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The Rise of r/Antiwork and The Great Resignation

by Raj Bains 7 months ago in opinion
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Unemployment for all, not just the rich!

The Rise of r/Antiwork and The Great Resignation
Photo by Brett Jordan on Unsplash

If you’ve spent any amount of time on Reddit lately, you’ve probably come across the r/antiwork subreddit. It’s even been featured in the news. But what’s all the fuss about? What do they want?

First, let’s look at what the movement is about.

By Jon Tyson on Unsplash

The subreddit can be divided into two groups: the progressive far-left and the Liberals. Old vs. new. Idlers vs reformists. While reformists want better working conditions and higher wages, Idlers want modern work as we know it, abolished.

Critics of the movement argue that the subreddit is filled with nothing more than lazy, negative people who simply don’t want to work. I disagree with that hot take. Give us real change or give us resignation forms.

During the pandemic, frontline workers were considered “essential,” when wages were discussed, they were considered “low-skill.” Well, the pandemic is still raging and on top of precarious employment contracts, no healthcare benefits, and no respect, workers are still risking their lives for their corporate overlords.

It’s not just service jobs, but corporate jobs as well. Workers are fed up with trying to climb the corporate ladder, only to get nowhere. 40-hour weeks have become 80-hour weeks, just to keep your head above water. When workers are alienated from the results of their labour, work can begin to feel meaningless.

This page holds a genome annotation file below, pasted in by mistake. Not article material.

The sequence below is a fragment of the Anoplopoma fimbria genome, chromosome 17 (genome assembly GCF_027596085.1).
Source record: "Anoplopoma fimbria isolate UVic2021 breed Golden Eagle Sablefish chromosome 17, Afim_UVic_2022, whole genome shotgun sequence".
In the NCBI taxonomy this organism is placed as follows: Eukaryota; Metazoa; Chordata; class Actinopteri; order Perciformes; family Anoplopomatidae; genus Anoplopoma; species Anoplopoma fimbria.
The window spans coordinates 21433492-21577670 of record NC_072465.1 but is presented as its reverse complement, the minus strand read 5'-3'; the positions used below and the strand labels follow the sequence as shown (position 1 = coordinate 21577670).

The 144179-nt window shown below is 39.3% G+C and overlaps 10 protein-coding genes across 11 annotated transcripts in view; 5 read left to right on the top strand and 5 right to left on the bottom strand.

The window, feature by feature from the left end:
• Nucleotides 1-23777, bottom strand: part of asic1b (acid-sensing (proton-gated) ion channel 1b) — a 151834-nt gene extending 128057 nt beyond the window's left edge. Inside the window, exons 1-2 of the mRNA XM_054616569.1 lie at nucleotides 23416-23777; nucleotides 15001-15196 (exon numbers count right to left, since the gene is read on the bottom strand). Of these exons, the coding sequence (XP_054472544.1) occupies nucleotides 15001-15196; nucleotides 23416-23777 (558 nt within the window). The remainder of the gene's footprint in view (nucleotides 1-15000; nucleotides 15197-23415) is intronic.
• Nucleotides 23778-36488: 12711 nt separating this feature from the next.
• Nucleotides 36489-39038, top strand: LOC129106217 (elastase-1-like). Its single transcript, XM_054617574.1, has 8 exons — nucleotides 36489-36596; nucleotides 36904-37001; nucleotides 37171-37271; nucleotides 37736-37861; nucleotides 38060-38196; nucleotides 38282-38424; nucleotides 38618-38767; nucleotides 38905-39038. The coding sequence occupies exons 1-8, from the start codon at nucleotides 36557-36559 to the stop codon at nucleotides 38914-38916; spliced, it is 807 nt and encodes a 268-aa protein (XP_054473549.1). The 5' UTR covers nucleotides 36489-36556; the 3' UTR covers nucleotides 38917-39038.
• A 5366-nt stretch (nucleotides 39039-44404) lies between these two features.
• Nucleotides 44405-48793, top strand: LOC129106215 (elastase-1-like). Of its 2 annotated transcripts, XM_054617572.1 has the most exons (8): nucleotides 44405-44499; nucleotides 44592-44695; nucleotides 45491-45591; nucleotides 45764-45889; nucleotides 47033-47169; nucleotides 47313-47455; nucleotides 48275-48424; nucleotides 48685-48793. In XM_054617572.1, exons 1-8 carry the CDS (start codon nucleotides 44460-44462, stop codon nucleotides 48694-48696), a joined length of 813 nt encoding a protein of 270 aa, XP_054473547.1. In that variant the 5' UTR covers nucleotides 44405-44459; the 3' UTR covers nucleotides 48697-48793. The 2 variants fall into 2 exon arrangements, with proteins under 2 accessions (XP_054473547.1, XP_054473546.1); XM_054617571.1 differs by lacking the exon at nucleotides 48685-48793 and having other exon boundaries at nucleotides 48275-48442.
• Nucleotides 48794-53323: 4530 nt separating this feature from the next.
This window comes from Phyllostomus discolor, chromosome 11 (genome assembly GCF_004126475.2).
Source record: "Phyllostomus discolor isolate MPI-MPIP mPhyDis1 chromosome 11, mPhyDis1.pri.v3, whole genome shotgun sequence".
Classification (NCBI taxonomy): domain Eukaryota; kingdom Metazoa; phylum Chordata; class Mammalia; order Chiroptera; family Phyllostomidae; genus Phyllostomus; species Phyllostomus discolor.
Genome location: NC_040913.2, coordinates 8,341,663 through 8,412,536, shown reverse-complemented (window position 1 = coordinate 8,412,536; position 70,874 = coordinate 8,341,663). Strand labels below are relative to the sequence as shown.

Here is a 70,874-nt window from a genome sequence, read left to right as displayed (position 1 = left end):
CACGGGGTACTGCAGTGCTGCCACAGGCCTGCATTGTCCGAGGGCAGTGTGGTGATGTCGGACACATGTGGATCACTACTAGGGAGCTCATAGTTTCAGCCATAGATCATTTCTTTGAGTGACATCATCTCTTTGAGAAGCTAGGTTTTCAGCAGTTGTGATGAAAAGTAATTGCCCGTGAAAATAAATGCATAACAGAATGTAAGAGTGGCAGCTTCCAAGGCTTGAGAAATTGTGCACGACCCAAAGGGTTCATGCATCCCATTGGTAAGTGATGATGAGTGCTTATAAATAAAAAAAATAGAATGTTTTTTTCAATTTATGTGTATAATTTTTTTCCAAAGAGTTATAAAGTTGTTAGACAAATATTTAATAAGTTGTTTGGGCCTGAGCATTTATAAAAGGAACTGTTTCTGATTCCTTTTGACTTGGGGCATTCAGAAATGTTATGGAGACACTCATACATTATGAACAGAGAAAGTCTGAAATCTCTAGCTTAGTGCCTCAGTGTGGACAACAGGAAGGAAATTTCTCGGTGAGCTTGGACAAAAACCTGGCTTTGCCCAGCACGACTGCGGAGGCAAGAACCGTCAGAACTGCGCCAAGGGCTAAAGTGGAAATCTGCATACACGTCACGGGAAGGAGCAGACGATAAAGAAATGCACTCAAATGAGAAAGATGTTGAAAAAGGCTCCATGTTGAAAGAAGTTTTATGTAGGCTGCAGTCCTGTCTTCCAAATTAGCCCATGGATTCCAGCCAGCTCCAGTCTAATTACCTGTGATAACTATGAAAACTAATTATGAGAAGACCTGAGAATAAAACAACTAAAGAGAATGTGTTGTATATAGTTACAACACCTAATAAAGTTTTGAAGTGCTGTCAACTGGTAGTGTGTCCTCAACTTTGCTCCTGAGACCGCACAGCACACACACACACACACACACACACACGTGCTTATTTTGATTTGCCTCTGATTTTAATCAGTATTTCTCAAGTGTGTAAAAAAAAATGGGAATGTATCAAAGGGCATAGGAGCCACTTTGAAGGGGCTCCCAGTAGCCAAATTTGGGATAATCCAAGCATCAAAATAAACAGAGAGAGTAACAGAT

In short, people across the world are fed up with inhumane working conditions coupled with low wages and no career progression. Why go to work if you can’t afford to live? Every day people are throwing their hands up in frustration and walking away from their jobs.

By Elisa Ventur on Unsplash

The anti-work movement is symptomatic of a much larger problem plaguing the working class. The cost of living worldwide is skyrocketing. Houses, once attainable through simply maintaining a 9-5 job, are now out of reach for millions.

There are those in the movement that see this as a failure of the capitalist system. Some say we are in late-stage capitalism. Either way, the economy is changing. The hustle, gig and creator economies are proof of that. Whether or not this is a good thing remains to be seen. Some would prefer a socialist revolution where the working class seizes the means of production and overthrows the ruling class, but I digress.

Politicians and corporations have spent decades suppressing wages and worsening working conditions. The promise of better jobs, higher wages, and promotions have been built on a mountain of lies. The next generation of hopefuls have been saddled with unforgivable student debt with no way to pay it off. The working class is sick of the unbridled corruption. Push has come to shove.

Taxes are constantly cut for the wealthy, to the point where they do not pay any at all. Loopholes are made for the wealthy elite by unethical, immoral politicians that are meant to serve us instead.

It’s no secret that the movement has socialist underpinnings and seminal texts like Karl Marx’s Wage Labour and Capital; Bertrand Russell’s In Praise of Idleness, and Paul Lafargue’s The Right to be Lazy are all used to describe the ethos of the movement.

By Lian Begett on Unsplash

I’m not sure what the solution is, but It looks like we’re going through another economic crisis with no immediate relief. Inflation, supply chain disruptions, labour shortages, and the pandemic have created the perfect storm for the current economic hardship we are all facing. It could even lead to a complete collapse. It’s times like these that make us realize just how fragile the system is.

But I like to remain optimistic. It may be naive, but I think together, we can overcome the odds and come out on top. It’s going to be rough and change isn’t going to happen overnight, but we can’t give up the good fight. They need us more than we need them. Until artificially intelligent robots gain sentience and enslave humanity, of course.


About the author

Raj Bains

Minimalist, Leftist, and Oxford comma enthusiast from Vancouver, BC. I write about life, literature, and everything in between. If I’m not writing, I’m reading. |

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